Market Outlook in Australia: 5 Insights for 2024

By Scott Haycock, Senior Vice President, Business Development – Greater China, Australia & New Zealand

Happy Australia Day on January 26, where families this weekend are certainly enjoying water parks and activities in the heat of summer. With recent headlines saying that the country’s interest rates have finally peaked, I thought I’d put my observations together of my conversations with clients and partners and share my take on what the market can anticipate in the coming year in my part of the world.

Restored confidence in tourism leads to more demand for family entertainment

In 2023, domestic tourism spending has already exceeded pre-pandemic levels, showcasing a resilient recovery. In fact, Tourism Research Australia is forecasting international spend to follow the trend in 2024, projecting a remarkable 6% annual increase in total visitor spend in the next 5 years.

Of course, this growth in tourism signals good news for many, and I see big opportunities in family entertainment. From my experience as a father, I know that children basically call the shots on whether a family visits an attraction and how long they will stay. This important demographic has often been underserved when developers set their target customers. In recent years, parks all over the world have been reimagining and reinvesting in their kids’ areas, recognizing that this audience requires special considerations beyond a shallow pool and a few spray toys.

Modern kids’ area designs have features that not only entertain children for hours, but also allow for intergenerational play and relaxing time for the parents.

Children jumping under a bucket tipping water from an aquatic play structure

Adventure Park Geelong, Wallington, Australia

Increased attendance means time to refresh park offerings

Wet’n’Wild, Dreamworld, and Sea World are just a few examples of established parks that have been making memories with beloved attractions—and these guest-favourites are now in need of a refurbishment or upgrade to respond to visitor growth.

Take Warner Bros. Movie World, for example. Its iconic “Wild West Falls Adventure Ride” Super Flume was modernized with a fleet of 14 new vehicles that include individual hydraulic lap bars for guest comfort, anti-roll back design for quieter operations, and removable floor panels for quick access to maintenance.

Super Flume, Warner Bros. Movie World, Oxenford, Australia ©Warner Bros. Movie World

With the expected growth in tourism also come more opportunities for expansions. We can look to a top outbound Aussie tourist destination for inspiration: Waterbom Bali. This premier water park opened its Oasis Gardens area last year, complete with four thrilling new slides, a lagoon pool, a swim-up bar, and gazebos. This year will see the opening of AquaForms 16, a large, highly configurable multi-level aquatic play structure, so keep your eye out for this news.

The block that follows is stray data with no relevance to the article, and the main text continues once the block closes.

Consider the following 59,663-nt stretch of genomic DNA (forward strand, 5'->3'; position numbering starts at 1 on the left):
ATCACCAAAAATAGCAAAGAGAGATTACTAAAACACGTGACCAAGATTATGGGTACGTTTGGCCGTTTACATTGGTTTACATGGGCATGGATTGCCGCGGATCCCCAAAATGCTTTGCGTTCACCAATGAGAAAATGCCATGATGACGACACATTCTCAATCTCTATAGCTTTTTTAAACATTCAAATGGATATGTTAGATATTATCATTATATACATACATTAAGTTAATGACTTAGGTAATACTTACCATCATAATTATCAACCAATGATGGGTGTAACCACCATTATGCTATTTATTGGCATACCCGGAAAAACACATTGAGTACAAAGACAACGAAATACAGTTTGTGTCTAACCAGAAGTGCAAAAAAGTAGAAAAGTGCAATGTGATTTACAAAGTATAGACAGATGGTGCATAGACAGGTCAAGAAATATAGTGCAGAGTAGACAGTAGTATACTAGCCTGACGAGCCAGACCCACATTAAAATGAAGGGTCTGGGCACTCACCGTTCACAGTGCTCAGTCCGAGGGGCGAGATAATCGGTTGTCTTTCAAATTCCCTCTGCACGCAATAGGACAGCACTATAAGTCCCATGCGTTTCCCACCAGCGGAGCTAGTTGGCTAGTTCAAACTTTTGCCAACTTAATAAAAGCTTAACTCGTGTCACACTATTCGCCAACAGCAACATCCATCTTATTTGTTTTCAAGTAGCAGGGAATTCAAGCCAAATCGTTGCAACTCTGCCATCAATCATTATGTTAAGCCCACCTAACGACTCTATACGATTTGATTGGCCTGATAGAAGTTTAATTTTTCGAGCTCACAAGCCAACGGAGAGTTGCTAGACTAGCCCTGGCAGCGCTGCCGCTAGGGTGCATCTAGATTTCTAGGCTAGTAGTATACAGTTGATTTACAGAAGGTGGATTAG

Standing out in the midst of a new supply of hotels

Despite recent economic headwinds, we have seen a wave of new hotels in the past four years, according to a report by JLL. While the projected increase in demand is expected to fill these new rooms, there is no denying that hotels and resorts need more than a place to sleep to stand out. Based on the “Global Analysis of the Impact of Water Park Equipment on Hotels and Resort” conducted by Hotel & Leisure Advisors, 100% of hotels increased their average daily rate (ADR) after having added aquatic amenities.

Paradise Resort Gold Coast, one of Tripadvisor’s top 10 resorts in Surfers Paradise, reported that the addition of its water park truly made it a family resort and extended the length of stay, which led to more spending in food and beverage, and ultimately RevPAR (revenue per available room).

Child playing between water slides

Paradise Resort Gold Coast, Surfers Paradise, Australia

Download the full report here to see how hotels and resorts around the world differentiate with water park amenities on site.

Making money making waves

As a surfer and a former professional athlete, I am extremely excited about how advances in inland surf will make the sport accessible to more people. Even in Australia, a country known to be a great surf destination, a state-of-the-art lagoon such as Endless Surf can create waves that cater to different skill levels and bring with it a host of revenue generation opportunities.

Worldwide, there is currently a boom in surf park development. In Australia, all eyes in this segment are on Parkwood Village, which received development approval last November for an integrated golf and surf village. An Endless Surf surf pool will be the star here, served by residential, hotel, retail, entertainment, and dining facilities. Surf AM, golf PM? It’s not just a mindset; it’s a lifestyle.

Endless Surf, Parkwood Village, Gold Coast, Australia

Sustainability as a way of doing business

With the government of Australia committed to delivering net zero emissions by 2050, everything we do in the leisure and attractions sector needs to consider sustainability at the core. At WhiteWater, we are busy working on ISO14001 environmental certification and looking at optimizing our supply chain and production to become more sustainable as well as making our products use less water and energy. One example is our new FlowSurf deep flow stationary wave system that operates with industry-low power consumption and water volume.

And now, what about those interest rates? It seems that analysts and businesses are optimistic about a drop toward the latter part of 2024, making the market ripe for new investments. I think there’s plenty to get excited about in Australia, and I would like to hear from you. Contact me at